The Cracker Barrel: Rethinking the American dream
Musings from Pequot Lakes resident Craig Nagel about the need to work together
For the past several decades, we Americans have stressed the importance of personal freedom and in the process paid less and less attention to the value of working together.
Central to this way of thinking is the concept of the “self-made man.” According to this notion, financial and social success come to those who dedicate themselves to being winners, while those who don’t are simply losers.
Through the years, the process of getting ahead became known as “pulling yourself up by your bootstraps,” a strangely absurd idea that true success required only your own energy and effort, without help from your family, friends, the government or anyone else around you.
Impossible as the image of overcoming gravity by lifting yourself up by your footwear might seem, over time it’s become a phrase that millions of people take seriously, and has come for many to serve as the basis of the American dream, and underlies our emphasis on individualism.
While it’s clear that there are differences among us, with some having more energy or intelligence or focus than others, and while it’s undeniable that some people have challenges that others don’t, most of us manage to be self-supporting.
But to think that any of us has attained great success purely as a result of our individual efforts is ridiculous.
We humans are, by nature, social creatures. Unlike many other species, we do not come fully equipped at birth. It takes a newborn human several years to grow capable of surviving on its own.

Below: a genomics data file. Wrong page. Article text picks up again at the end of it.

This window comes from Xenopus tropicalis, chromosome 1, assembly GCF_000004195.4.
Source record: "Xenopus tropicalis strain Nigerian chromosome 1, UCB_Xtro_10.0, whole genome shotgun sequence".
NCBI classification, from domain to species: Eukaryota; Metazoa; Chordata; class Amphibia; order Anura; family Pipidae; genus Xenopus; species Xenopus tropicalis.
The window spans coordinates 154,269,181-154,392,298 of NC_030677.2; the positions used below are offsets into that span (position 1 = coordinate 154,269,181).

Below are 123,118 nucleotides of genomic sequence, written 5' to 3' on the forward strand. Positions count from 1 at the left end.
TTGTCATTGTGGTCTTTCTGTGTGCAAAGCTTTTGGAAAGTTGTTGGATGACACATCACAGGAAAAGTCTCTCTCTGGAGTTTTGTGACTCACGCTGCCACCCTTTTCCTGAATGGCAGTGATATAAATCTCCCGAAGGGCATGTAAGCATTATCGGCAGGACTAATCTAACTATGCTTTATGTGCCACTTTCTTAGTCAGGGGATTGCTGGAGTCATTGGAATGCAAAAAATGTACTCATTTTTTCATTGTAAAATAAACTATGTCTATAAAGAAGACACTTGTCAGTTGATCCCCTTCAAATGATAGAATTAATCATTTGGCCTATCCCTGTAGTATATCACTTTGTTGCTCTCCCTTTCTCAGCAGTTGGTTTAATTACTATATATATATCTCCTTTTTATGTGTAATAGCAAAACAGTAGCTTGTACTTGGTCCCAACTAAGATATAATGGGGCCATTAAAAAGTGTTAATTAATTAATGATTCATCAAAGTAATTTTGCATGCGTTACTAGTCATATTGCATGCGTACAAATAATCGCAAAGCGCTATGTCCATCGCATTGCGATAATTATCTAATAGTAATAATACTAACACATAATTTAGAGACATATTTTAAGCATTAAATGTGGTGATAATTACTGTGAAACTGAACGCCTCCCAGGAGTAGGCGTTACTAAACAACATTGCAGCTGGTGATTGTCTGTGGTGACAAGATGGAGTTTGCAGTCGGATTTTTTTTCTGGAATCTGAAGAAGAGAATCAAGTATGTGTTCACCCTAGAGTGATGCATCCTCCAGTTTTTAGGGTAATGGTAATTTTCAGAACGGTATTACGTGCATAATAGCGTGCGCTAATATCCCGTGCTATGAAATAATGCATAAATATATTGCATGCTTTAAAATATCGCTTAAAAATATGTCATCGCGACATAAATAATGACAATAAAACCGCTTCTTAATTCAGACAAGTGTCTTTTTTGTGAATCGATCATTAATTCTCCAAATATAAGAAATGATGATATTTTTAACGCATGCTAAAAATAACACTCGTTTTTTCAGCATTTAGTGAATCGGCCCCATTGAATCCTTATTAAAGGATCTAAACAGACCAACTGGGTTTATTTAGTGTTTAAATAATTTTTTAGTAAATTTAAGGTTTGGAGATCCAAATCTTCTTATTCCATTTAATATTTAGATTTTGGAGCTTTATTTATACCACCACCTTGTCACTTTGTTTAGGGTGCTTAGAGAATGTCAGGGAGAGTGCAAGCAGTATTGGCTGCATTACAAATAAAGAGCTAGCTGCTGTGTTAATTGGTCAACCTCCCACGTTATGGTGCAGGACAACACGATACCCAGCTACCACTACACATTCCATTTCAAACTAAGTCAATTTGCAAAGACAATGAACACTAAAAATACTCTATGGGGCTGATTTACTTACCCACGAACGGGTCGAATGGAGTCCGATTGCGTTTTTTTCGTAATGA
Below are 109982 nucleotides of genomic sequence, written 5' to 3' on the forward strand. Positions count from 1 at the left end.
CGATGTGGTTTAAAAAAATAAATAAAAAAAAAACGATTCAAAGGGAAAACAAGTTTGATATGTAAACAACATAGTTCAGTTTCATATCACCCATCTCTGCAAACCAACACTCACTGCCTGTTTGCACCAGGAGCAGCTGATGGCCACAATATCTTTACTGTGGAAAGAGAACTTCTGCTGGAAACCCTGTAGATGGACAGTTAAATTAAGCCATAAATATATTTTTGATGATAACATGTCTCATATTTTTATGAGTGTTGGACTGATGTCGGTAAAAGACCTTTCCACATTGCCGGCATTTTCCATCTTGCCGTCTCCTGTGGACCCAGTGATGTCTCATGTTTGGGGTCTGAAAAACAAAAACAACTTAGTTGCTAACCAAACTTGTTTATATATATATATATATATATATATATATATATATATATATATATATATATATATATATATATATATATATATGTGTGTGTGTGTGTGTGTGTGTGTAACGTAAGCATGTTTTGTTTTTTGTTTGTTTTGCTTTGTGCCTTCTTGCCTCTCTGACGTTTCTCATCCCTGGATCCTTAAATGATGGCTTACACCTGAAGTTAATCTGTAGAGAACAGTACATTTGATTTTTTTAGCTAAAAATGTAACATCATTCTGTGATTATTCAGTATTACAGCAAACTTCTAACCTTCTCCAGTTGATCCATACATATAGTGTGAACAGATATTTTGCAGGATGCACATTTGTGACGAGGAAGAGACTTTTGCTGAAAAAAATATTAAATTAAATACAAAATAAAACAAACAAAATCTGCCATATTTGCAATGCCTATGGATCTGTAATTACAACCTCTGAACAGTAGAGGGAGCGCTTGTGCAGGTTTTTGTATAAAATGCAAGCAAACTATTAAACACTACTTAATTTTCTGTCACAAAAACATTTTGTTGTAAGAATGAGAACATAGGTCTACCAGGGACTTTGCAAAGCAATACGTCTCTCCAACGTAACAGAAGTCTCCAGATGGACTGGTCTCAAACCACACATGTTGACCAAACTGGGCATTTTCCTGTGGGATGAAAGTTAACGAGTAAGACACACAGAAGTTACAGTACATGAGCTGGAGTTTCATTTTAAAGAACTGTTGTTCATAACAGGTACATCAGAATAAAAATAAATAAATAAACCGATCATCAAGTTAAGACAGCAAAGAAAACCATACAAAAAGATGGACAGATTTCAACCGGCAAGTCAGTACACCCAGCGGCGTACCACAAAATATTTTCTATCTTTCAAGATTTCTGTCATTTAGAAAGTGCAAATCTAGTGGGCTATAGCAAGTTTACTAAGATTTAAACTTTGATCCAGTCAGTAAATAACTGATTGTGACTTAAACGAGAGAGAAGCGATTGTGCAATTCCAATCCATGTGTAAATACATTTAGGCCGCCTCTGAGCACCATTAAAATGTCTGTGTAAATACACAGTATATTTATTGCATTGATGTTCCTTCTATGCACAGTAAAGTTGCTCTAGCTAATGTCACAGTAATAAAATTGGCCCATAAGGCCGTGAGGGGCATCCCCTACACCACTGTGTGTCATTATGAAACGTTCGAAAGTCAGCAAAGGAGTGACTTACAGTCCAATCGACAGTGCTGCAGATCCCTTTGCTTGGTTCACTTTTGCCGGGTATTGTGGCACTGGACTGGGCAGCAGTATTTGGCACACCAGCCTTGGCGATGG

Look back at your own life and think of all the help you had growing up. Parents, teachers, pastors, priests, coaches, aunts and uncles, brothers and sisters and cousins and grandparents, neighbors, friends — the list goes on and on.
Others taught you how to walk and talk and (hopefully) to say “please” and “thank you.” Others helped you understand how you fit into the world and how to get along.
They showed you how to read or play the saxophone or bake a cake or drive a tractor or do a hundred other things, and praised you when you did well and scolded you when you didn’t.
To imagine that you attained maturity and success all on your own is not only enormously inaccurate, but also insulting to the countless number of people who helped you along the way.
The bottom line of all this is that we get by with the help of one another. The ability to cooperate and work together is central to our success as individuals and to our well-being as a nation.
It seems to me that we need to rethink the American dream and in the process try to figure out ways to regain a shared sense of purpose. The fact that we each have our own opinions about what matters should not keep us from discussing those opinions and trying to find points of agreement.
Those men and women in the public spotlight, whether politicians or business owners or entertainers or whatever, do us real harm by stressing our differences and fanning the flames of distrust and division and outright hatred.
The notion of breaking the bonds that hold us together is a sinister one — one that those who have gone before us firmly rejected.
Life is forever presenting us with new problems and new opportunities, and how we react to them determines the nature and quality of our lives.
As we struggle to define and hammer out the newest details of the great American dream, I pray we will remember the wisdom of an ancient warning, first spoken some 2,600 years ago and quoted by John Dickinson, one of our founding fathers: “United we stand, divided we fall.”
Collections of Craig Nagel’s columns are available at CraigNagelBooks.com.